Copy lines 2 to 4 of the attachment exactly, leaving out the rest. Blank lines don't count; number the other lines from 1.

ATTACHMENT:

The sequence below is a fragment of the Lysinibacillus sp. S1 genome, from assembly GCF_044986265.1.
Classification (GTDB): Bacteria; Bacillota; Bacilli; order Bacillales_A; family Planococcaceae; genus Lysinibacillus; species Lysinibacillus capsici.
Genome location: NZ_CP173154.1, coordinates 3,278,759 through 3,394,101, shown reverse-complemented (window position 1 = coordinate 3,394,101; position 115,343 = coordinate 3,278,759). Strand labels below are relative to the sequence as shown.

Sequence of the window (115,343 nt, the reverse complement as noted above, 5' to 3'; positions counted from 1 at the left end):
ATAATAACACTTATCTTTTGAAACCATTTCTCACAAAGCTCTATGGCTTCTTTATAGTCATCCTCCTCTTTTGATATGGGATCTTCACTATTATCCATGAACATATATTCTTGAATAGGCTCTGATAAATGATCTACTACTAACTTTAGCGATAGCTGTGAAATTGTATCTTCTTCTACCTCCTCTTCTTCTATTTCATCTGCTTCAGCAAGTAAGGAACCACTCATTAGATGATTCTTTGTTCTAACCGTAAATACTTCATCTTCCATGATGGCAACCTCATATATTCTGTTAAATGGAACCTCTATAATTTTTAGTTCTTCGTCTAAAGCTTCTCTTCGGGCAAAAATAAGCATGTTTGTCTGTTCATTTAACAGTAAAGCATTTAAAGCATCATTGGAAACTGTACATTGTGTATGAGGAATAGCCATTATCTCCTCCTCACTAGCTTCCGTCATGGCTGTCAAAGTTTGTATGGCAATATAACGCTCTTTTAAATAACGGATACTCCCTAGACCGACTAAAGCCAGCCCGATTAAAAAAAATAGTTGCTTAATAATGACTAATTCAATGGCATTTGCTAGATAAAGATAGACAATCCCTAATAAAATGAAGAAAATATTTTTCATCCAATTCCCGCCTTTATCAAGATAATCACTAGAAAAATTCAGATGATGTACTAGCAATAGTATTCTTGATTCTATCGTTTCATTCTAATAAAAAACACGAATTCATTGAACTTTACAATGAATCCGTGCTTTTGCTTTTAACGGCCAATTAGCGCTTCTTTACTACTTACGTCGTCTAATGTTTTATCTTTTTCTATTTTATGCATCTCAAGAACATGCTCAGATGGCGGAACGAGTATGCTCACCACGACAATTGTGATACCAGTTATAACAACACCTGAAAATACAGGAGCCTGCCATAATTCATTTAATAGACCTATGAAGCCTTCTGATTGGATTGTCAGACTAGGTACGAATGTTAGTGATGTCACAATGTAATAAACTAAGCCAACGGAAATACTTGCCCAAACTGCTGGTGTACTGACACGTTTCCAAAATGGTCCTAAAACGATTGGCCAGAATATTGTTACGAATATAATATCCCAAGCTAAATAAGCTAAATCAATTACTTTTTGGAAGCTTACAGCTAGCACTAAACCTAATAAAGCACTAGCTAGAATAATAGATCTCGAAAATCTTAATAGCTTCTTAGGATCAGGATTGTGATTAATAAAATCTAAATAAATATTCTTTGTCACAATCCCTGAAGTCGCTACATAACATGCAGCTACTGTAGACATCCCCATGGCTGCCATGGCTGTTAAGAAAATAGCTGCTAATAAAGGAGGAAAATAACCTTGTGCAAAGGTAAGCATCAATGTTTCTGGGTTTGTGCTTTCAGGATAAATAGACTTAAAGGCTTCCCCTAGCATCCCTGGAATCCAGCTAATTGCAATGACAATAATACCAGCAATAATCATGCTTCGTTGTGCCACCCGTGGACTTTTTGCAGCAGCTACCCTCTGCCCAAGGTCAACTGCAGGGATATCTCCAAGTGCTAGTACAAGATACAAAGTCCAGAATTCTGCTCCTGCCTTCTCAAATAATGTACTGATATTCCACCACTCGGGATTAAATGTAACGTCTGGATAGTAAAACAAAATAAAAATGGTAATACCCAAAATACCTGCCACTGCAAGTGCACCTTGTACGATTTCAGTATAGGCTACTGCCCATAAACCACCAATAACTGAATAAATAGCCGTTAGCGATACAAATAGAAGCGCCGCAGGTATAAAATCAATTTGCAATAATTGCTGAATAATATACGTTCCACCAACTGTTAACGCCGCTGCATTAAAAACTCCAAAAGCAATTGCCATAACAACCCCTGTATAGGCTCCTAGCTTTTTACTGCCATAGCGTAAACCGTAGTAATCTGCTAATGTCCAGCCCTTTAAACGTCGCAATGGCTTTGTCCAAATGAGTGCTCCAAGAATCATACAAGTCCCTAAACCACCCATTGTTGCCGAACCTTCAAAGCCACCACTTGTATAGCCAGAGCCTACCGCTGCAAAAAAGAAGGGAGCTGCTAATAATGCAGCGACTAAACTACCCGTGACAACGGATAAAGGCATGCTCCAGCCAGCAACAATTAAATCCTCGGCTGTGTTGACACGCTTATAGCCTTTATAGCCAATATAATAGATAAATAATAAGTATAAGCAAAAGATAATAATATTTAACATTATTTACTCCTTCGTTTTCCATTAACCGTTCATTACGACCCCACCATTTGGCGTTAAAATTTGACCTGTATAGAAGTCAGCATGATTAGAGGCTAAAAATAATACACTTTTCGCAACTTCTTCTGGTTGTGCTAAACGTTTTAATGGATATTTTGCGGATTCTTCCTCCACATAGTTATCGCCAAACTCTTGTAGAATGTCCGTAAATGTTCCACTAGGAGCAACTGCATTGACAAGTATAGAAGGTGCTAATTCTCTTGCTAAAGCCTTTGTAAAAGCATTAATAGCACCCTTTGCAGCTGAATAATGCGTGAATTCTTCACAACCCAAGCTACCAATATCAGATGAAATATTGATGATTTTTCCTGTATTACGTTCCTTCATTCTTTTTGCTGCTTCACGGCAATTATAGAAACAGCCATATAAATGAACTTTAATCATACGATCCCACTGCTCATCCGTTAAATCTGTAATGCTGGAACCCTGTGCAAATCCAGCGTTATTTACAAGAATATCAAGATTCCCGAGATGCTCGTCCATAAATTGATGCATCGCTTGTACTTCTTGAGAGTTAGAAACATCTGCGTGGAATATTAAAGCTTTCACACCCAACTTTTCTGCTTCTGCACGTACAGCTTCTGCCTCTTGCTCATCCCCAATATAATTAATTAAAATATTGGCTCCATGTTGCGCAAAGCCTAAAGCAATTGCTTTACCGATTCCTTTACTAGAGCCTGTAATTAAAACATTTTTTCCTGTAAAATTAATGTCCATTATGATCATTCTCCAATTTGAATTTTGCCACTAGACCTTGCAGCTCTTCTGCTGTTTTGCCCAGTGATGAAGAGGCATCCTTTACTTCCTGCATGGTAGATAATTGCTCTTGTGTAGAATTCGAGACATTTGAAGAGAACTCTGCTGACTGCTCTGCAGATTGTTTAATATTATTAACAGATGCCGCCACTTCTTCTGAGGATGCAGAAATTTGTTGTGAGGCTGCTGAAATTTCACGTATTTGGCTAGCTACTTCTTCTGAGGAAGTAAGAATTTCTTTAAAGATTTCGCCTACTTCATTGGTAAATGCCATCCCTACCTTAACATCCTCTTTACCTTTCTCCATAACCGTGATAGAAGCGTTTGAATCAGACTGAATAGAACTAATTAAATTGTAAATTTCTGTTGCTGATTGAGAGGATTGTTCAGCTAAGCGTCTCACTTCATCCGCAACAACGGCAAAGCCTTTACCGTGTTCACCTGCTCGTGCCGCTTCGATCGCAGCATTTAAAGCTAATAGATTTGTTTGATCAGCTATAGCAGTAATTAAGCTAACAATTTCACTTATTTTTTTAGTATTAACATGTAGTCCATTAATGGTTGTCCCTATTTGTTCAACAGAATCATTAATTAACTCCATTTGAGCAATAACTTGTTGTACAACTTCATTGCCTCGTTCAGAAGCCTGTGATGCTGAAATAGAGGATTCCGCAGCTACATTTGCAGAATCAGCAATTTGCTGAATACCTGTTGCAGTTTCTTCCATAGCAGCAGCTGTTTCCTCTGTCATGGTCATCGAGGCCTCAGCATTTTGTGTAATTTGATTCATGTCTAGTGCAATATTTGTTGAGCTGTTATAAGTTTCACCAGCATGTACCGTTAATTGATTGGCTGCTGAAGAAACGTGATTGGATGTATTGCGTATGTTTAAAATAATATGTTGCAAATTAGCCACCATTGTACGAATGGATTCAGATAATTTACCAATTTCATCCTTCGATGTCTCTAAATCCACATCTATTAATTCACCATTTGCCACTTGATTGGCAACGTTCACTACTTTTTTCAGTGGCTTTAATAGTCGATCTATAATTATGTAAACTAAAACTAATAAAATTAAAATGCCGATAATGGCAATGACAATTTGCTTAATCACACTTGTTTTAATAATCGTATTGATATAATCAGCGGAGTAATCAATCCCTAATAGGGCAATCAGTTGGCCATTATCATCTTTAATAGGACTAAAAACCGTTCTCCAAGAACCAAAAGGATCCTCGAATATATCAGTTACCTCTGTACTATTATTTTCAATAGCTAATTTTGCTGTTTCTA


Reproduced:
Classification (GTDB): Bacteria; Bacillota; Bacilli; order Bacillales_A; family Planococcaceae; genus Lysinibacillus; species Lysinibacillus capsici.
Genome location: NZ_CP173154.1, coordinates 3,278,759 through 3,394,101, shown reverse-complemented (window position 1 = coordinate 3,394,101; position 115,343 = coordinate 3,278,759). Strand labels below are relative to the sequence as shown.

Sequence of the window (115,343 nt, the reverse complement as noted above, 5' to 3'; positions counted from 1 at the left end):